And so I try to imagine a loom that God might use to warp our soul. But more important than how the loom works is who is workin’ the shuttle and slay.
“Them that put a sword to your heart, or a yoke on your neck, or shackle your legs with poverty and compoundin’ debts, or with books of law for the powerful and other laws for the poor and weak — in short, them dogs with the meanest bite and always lookin’ to taste your blood — if they get their hands on God’s own loom, they’ll remake themselves as Nephilim*, and everyone else they’ll re-weave as slave; yea, everyone else they’ll tear the cloth to rags and make us sheep and cows, nor evermore to be restored. Greatly I fear such a master loom.
* giants; corrupt angels; Berraysheet/Gen. 6:1-4
“But if, perchance, a righteous one be set before this dread machine and learns how every thread is bound to many another; how fragile the thread; how easy to fray or tangle in knots; how intricate lain the whole design; fear and trembles to touch the cloth. Takes now a single warp of thread, one that is thick and pulled very tight, and twisted onto many other threads including a thread that’s coiled in the knot of aggressive feelings in thoughts and acts; this thread he unstrings, replacin’ it with a finer thread, and slacker too. And now he brocades that first thread into a delicate, airy design that spirals into empathy, to sharpen its design and make it bold, to sense each other, feeling and need. And wary now, locks the loom, waitin’ to assess the coarse and the fine changes his weavings generate.
“Now they careful observe all aggressive acts and this the scale they measure them on:
5. Physical violence is worst of all.
4. Emotional violence is after that.
3. Intellectual violence after that.
2. Aggressive debate is not so bad.
1. Respectful discussion the pinnacle.
“So long as it can gain leverage, violence won’t cease. Aggression will drive the human spirit that wants to excel. Slack aggression off too much, or make empathy over-strong and us humans maybe become like bees, full of hive and lackin’ self.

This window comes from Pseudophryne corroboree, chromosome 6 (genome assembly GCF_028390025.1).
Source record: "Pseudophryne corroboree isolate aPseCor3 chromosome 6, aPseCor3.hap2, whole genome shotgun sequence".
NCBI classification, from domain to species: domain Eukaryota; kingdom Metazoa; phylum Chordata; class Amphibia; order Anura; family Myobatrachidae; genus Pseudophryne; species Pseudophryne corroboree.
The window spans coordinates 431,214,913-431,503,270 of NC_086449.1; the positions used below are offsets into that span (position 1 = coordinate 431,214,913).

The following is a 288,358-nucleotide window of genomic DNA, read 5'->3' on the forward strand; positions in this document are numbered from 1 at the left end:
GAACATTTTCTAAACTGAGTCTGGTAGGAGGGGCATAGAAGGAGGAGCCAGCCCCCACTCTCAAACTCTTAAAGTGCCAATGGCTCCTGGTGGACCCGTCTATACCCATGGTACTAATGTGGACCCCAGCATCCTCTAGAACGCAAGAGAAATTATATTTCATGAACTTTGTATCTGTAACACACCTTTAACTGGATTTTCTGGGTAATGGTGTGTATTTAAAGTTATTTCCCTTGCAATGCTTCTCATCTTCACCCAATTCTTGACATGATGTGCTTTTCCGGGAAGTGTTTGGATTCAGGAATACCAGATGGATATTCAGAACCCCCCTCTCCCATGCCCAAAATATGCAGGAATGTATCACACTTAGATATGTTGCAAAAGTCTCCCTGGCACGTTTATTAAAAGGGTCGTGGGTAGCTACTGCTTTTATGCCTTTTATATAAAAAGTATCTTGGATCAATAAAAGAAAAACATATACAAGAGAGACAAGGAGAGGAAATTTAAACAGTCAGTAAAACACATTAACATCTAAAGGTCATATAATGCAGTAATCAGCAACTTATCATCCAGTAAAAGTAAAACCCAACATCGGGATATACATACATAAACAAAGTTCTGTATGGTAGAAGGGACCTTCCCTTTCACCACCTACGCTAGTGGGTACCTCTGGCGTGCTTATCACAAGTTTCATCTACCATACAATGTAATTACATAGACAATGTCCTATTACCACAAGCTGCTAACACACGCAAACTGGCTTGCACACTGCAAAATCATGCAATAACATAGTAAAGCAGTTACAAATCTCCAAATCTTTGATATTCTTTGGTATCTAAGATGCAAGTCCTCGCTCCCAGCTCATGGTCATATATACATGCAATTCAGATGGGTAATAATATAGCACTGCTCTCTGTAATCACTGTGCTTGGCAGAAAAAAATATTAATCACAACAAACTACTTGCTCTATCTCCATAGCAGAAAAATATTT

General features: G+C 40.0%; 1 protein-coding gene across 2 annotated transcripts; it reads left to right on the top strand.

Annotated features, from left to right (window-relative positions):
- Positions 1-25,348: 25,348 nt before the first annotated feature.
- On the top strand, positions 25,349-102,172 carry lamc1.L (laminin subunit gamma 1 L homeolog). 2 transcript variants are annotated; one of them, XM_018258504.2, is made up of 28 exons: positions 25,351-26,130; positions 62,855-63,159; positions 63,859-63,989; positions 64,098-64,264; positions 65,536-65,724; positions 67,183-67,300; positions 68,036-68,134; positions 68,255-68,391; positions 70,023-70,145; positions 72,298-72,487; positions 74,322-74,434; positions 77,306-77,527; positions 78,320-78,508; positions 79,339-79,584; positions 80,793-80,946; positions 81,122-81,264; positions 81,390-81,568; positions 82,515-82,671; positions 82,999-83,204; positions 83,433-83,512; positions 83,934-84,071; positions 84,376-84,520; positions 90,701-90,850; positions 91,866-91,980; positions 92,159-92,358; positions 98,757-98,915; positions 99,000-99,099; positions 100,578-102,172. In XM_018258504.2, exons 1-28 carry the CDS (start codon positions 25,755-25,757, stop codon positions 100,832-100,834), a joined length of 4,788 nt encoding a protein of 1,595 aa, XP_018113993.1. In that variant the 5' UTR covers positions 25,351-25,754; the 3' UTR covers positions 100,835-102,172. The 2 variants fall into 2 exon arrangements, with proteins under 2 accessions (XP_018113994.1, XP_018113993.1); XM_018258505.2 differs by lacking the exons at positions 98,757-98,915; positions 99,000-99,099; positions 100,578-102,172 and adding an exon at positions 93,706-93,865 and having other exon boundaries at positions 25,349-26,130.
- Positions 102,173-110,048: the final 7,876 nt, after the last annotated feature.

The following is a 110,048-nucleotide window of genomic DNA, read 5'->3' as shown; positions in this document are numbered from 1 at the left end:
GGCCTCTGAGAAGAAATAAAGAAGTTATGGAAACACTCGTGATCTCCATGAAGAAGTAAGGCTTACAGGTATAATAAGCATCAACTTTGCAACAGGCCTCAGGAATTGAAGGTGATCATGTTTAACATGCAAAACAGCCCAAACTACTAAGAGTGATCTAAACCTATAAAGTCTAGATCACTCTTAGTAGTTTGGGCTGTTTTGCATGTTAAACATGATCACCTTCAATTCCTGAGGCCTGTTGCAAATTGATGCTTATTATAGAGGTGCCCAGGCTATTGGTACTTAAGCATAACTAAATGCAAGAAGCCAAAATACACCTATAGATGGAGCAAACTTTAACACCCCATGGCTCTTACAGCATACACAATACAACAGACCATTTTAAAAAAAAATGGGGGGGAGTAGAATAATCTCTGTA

“And once them threads be adjusted well, I’d begin to sharpen our senses and heighten our skills for seein’ shapes and patterns of thought for comparisons, to open up the windows of sense, and push back the close horizons of thought.”
Lost in my thoughts I jabbered on, ignorin’ Death across the bench, sippin’ his tea and observin’ me. Who can fathom the heart of Death? But a blast of winter’s icy wind blew the hot air out of my lungs, and I grown fearful for Batkol and me, and even all of humanity.
“May God protect us,”
escapes from my mouth.
“You’ve served your purpose rather well. My tour and all its theater has become the talk of everyone, with shows in every major town; and bumpkins from out in the woods come to dance and sing and be swept up into the frenzy of my plague. In fact, you’ve done such a good job, I don’t need you anymore, Jew. Go back the way you came. If I call you again, you won’t walk away.”
In the next episode… a bottleneck.
About the Author
I am a writer, educator, artist, and artisan. My poetry is devoted to composing long narrative poems that explore the clash between the real and the ideal, in the lives of historical figures and people I have known. Some of the titles of my books are: The Song uv Elmallahz Kumming A Pilgimmage tu Jerusalem The Pardaes Dokkumen The Atternen Juez Talen You can listen to podcasts of my Eternal Jew posts on my personal blog, Textures and Shadows, which can be found on my website, or directly, at: I live just outside Washington, DC with my bashert, and we have two remarkable sons. Those three light my life.